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Chronological History of Truck Engines

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Date: Jul 30,2021 View:2404

 First of all, we have to understand what an engine is. An engine is a machine that can convert other forms of energy into mechanical energy. It is divided into internal combustion engines, external combustion engines, jet engines, electric motors, and so on. And our commonly used truck engine is a kind of internal combustion engine.
The engine was first born in the United Kingdom, and its original meaning was "mechanical devices that generate power". However, due to the rapid rise of the industrial revolution, environmental pollution problems have also come, so there are regulations on engine emission limit standards, and every emission upgrade , Are accompanied by the upgrade of engine emission standards. So far, my country’s emission standards have been upgraded six times. So what has the upgrade changed? Today we will briefly explain.
With the rapid development of the automobile industry, the number of automobiles has increased rapidly, and the problem of exhaust gas pollution has become increasingly serious. Starting in the 1960s and 1970s, countries have gradually introduced legislation on automobile exhaust emissions and adopted strict regulations to promote the progress of automobile emission control technology.
Automobile emissions refer to harmful gases such as CO (carbon monoxide), HC+NOx (hydrocarbons and nitrogen oxides), and PM (particulates, soot) emitted from automobile exhaust gas. They are all harmful gases produced by the engine in the process of combustion work.
"National One" began to be implemented nationwide on July 1, 2001. The "National One" standard refers to the "Euro One" standard, mainly for carbon monoxide, hydrocarbons and particulate emission limit requirements. Carbon monoxide is 3.16 grams per kilometer, and hydrocarbons is 1.13 grams per kilometer.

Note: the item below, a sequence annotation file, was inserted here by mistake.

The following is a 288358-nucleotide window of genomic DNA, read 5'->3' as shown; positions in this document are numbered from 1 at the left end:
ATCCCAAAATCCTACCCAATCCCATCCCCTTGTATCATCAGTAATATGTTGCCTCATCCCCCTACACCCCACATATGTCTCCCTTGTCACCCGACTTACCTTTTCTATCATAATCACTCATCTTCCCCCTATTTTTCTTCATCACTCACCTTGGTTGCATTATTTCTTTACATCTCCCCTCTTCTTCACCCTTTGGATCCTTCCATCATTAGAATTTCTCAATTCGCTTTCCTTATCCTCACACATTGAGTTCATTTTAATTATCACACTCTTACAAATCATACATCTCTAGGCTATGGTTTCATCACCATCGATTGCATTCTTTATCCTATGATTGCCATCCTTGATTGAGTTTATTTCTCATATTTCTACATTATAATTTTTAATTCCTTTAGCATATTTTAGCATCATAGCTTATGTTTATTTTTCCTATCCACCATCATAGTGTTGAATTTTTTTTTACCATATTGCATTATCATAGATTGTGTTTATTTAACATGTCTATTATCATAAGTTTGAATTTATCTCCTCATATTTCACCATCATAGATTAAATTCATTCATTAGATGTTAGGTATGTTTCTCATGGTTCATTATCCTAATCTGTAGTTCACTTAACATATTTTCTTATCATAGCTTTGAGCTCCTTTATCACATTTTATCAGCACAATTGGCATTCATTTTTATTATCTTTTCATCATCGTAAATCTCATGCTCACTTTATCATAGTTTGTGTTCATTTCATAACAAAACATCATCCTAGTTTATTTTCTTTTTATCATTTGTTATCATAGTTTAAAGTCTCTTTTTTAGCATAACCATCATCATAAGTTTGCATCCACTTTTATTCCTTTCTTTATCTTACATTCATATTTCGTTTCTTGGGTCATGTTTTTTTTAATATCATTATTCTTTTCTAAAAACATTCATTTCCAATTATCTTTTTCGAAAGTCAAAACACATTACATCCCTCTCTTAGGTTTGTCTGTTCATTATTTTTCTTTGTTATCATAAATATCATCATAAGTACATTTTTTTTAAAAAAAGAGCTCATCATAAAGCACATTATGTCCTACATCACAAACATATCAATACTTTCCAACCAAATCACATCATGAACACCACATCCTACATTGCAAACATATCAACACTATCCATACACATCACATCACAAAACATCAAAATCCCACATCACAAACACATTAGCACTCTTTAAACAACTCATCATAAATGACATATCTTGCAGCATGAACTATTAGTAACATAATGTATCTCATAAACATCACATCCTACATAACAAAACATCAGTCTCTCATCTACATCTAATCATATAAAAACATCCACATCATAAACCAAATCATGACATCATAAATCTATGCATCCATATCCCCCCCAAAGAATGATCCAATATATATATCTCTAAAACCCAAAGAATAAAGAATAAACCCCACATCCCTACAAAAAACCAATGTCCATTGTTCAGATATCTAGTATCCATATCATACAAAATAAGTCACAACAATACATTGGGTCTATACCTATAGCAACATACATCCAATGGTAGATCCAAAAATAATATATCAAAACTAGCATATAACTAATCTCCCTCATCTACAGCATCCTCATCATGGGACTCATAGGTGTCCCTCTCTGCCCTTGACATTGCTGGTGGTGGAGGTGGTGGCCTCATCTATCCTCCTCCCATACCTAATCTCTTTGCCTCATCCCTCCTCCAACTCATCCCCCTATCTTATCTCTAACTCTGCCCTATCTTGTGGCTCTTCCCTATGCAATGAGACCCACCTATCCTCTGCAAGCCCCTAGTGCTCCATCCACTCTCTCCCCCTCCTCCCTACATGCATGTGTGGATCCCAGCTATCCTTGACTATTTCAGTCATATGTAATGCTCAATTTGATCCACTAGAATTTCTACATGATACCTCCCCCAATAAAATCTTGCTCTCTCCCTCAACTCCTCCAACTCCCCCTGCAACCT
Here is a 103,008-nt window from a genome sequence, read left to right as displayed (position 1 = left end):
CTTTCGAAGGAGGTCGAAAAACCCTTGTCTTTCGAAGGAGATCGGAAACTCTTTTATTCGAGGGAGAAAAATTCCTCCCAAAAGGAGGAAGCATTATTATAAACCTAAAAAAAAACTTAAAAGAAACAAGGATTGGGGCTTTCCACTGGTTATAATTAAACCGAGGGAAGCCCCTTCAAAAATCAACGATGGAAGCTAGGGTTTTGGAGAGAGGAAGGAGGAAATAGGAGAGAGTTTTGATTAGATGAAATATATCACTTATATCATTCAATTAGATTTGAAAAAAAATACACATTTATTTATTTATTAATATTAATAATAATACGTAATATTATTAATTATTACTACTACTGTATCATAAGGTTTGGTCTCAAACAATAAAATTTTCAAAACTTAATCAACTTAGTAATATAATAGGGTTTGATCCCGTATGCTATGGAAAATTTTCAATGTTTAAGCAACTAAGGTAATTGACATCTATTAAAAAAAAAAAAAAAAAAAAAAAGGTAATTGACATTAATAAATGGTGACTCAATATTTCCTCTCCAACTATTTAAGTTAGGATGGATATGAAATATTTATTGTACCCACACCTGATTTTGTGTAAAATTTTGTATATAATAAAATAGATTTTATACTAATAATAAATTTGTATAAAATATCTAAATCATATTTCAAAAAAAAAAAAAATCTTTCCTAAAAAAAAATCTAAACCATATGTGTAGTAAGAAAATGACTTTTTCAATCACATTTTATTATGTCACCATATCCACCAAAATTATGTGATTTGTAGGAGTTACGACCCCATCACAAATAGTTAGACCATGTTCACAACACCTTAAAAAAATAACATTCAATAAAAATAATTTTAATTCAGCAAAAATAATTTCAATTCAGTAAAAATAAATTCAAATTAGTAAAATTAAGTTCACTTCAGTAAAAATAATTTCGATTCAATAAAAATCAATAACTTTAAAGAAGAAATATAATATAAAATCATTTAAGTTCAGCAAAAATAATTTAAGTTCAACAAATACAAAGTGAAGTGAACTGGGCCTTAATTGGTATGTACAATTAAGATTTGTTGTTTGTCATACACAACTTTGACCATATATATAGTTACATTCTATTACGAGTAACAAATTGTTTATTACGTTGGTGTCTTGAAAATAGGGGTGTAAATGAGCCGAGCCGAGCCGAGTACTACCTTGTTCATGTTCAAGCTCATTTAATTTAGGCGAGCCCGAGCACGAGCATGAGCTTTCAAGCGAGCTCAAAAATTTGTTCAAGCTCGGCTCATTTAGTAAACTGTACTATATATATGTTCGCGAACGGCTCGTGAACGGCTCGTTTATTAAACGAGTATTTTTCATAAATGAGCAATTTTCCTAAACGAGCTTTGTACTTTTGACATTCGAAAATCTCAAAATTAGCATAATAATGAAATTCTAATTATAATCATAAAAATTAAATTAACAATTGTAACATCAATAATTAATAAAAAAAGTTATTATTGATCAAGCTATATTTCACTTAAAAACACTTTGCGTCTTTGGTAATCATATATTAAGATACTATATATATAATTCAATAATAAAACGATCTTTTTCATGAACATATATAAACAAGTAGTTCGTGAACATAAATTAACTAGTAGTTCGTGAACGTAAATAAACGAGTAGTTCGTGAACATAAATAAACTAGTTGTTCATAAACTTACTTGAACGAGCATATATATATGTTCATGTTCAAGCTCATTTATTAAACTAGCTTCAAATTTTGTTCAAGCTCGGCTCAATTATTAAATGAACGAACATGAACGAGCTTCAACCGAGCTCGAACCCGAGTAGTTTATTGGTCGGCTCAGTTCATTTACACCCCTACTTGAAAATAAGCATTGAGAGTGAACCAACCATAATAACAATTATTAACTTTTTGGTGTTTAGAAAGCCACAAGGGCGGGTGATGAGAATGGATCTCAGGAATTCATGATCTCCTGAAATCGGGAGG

The "National Two" standard was implemented nationwide on July 1, 2004. The "National Second" standard has further increased the requirements for vehicle emissions. Starting from the Second National, the engine has been improved on the original technology, mainly using exhaust gas turbocharging and cooling technology to change emissions.

The "National Three" standard began to be implemented nationwide on July 1, 2007. In order to reduce pollutant emissions, the engine and exhaust system have been upgraded and modified in terms of technology, vehicle self-diagnosis system has been added, and the three-way catalysis has been upgraded.

The "National Four" standard began to be implemented nationwide on July 1, 2010. The post-emission treatment system has been upgraded, and the pollutant emission standards have been reduced by 50% to 60% compared with the "National Three". The real "exhaust post-treatment configuration" has also appeared in the National Three and National Four.

The "National Five" standard began to be implemented nationwide in 2018. The standard imposes more stringent restrictions on motor vehicle emissions such as carbon monoxide and suspended particles. It also increased the emission limits for non-methane hydrocarbons and PM, reducing air pollution.

Different from the previous five standards, the "National VI" standard sets up two stages, "National VI a" and "National VI b". Among them, "National VI a" will be implemented nationwide on July 1, 2020, and "National VI b" will be implemented nationwide on July 1, 2023. Compared with the "National V" emission standard limit, "National VI a" requires a 50% reduction in the carbon monoxide (CO) limit, while "National VI b" requires total hydrocarbons (THC), non-methane hydrocarbons (NMHC) and nitrogen oxides. (NOx) limits were reduced by 50%, 48.53% and 41.67% respectively.

During the 20 years from "National One" to "National Sixth", China's automobile emission standard system has been gradually established. At the same time, with the continuous improvement of environmental protection awareness, new energy vehicles have emerged, and the market share is increasing. The government has also actively promoted the development of new energy vehicles. With the rapid advancement of technology, core bottlenecks such as battery life are gradually resolved, which will also bring more challenges to the emission technology of fuel vehicles.